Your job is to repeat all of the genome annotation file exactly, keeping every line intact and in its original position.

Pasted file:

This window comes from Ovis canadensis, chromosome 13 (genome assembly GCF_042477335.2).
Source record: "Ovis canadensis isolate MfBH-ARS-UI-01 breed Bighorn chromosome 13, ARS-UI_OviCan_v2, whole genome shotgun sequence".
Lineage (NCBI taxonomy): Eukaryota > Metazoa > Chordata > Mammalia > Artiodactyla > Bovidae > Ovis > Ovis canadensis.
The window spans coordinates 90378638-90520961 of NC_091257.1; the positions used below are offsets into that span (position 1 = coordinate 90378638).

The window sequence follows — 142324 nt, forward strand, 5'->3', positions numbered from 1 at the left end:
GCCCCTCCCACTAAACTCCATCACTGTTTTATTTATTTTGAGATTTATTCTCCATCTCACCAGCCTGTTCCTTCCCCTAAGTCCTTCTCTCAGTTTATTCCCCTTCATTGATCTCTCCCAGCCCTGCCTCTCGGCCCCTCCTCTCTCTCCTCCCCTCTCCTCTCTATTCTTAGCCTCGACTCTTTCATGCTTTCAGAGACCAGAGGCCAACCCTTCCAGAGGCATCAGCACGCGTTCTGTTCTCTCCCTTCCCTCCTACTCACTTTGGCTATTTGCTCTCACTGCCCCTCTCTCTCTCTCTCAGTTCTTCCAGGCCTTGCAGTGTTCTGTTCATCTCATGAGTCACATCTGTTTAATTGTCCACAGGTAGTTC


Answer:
This window comes from Ovis canadensis, chromosome 13 (genome assembly GCF_042477335.2).
Source record: "Ovis canadensis isolate MfBH-ARS-UI-01 breed Bighorn chromosome 13, ARS-UI_OviCan_v2, whole genome shotgun sequence".
Lineage (NCBI taxonomy): Eukaryota > Metazoa > Chordata > Mammalia > Artiodactyla > Bovidae > Ovis > Ovis canadensis.
The window spans coordinates 90378638-90520961 of NC_091257.1; the positions used below are offsets into that span (position 1 = coordinate 90378638).

The window sequence follows — 142324 nt, forward strand, 5'->3', positions numbered from 1 at the left end:
GCCCCTCCCACTAAACTCCATCACTGTTTTATTTATTTTGAGATTTATTCTCCATCTCACCAGCCTGTTCCTTCCCCTAAGTCCTTCTCTCAGTTTATTCCCCTTCATTGATCTCTCCCAGCCCTGCCTCTCGGCCCCTCCTCTCTCTCCTCCCCTCTCCTCTCTATTCTTAGCCTCGACTCTTTCATGCTTTCAGAGACCAGAGGCCAACCCTTCCAGAGGCATCAGCACGCGTTCTGTTCTCTCCCTTCCCTCCTACTCACTTTGGCTATTTGCTCTCACTGCCCCTCTCTCTCTCTCTCAGTTCTTCCAGGCCTTGCAGTGTTCTGTTCATCTCATGAGTCACATCTGTTTAATTGTCCACAGGTAGTTC